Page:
One River reads like an adventure story, a character sketch, a history, and a PhD dissertation. How Davis is able to hold so many disparate strands together so well is a true marvel. That he is an excellent writer surely helped but so did his choice of topics-all quite fascinating.
Rarely does one pick up a book, especially non-fiction, that cannot be set aside. This book glues itself to your hands and you won't be able to shake it until you've finished. Then you'll wish there were more.
In the broadest terms, One River is a biography of Davis's mentor, Richard Evans Schultes. I had become familiar with Schultes's work when researching hallucinogens. Well-known in that particular field, he is renowned generally as the godfather of ethnobotany. Tracing any strand in modern botany you'll find him again and again. He was incredibly prolific and a born adventurer. Many species of plants are named after him because his colleagues so highly respected him.
Davis recounts his personal experiences under Schultes-the strange days at Harvard, the mission Schultes sent him on to study cocaine in 1970s Columbia-and then proceeds to unravel his hero's own story. One needs to read the book to appreciate the twists and turns of this plot but let's just say Schultes has taken all drugs, lived with all new world tribes, and regularly voted for Queen Elizabeth II in presidential elections. In spite of his noted eccentricities few scientists could claim such respect or accomplishment.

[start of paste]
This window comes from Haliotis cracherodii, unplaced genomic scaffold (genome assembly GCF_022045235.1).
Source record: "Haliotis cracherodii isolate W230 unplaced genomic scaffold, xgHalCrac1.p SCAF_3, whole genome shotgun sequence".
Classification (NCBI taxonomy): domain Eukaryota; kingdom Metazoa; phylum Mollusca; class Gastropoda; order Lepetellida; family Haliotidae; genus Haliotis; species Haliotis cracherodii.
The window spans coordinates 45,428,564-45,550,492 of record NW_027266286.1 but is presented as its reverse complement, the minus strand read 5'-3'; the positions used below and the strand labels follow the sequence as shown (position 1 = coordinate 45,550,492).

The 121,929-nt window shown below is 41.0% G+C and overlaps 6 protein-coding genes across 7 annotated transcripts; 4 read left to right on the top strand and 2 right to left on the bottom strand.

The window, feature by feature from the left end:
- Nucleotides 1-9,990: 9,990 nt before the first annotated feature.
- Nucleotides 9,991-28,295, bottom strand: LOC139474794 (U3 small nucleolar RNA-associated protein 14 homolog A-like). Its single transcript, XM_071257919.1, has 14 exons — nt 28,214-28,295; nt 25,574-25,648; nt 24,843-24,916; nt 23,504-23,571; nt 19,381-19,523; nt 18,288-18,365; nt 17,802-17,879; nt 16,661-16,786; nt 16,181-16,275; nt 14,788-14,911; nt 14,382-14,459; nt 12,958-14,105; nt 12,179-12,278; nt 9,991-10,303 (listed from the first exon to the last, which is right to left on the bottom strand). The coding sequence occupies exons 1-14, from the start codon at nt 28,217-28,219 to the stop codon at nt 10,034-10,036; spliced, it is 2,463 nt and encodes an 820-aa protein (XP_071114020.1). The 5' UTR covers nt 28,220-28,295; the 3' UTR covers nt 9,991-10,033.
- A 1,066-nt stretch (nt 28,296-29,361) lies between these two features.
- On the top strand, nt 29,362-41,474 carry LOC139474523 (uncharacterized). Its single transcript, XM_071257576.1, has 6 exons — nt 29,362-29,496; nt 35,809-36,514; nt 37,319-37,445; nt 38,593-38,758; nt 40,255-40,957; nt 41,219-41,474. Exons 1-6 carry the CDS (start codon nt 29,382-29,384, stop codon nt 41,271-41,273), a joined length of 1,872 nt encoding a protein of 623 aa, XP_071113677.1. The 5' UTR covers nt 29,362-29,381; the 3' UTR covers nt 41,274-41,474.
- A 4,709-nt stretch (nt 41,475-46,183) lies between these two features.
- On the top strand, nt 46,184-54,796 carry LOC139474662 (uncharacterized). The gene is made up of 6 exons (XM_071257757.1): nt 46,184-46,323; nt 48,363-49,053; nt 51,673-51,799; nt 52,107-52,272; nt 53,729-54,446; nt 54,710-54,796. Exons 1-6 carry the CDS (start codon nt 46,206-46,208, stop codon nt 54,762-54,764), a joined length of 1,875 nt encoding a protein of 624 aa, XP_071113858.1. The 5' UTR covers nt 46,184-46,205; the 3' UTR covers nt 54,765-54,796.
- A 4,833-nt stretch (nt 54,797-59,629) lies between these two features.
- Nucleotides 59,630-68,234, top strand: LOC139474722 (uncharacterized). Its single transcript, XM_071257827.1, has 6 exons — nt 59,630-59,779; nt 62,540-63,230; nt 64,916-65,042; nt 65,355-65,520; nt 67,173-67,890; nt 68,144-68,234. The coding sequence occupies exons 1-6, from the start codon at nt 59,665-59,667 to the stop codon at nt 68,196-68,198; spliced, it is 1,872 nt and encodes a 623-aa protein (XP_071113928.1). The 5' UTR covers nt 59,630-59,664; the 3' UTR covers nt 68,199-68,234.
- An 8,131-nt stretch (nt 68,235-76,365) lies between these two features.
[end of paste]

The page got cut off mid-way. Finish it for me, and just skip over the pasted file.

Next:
In the early 40s he was employed by U.S. government to find and/or cultivate a new world source of high quality rubber. A decade of work almost resulted in a better rubber that would enrich the people of Central America and ensure the U.S. a constant supply of this industrial mainstay. Please read almost... a single guffaw by some legislators destroyed all this work and left us in the lurch of depending on Southeast Asia for our rubber, a precarious situation to be sure.
Throughout the book, the main backdrop is the Amazon. One of the reasons I had trouble putting the book down was because it transported me to that exotic place. Though I was doing my same old routine, I could jump into the narrative and feel like I was on an intrepid vacation never sure what the next bend in the river would bring: menacing or friendly natives, a new species of orchid, other wanderers, a potently hallucinogenic plant?
For a thoughtful and engaging read one can do no better.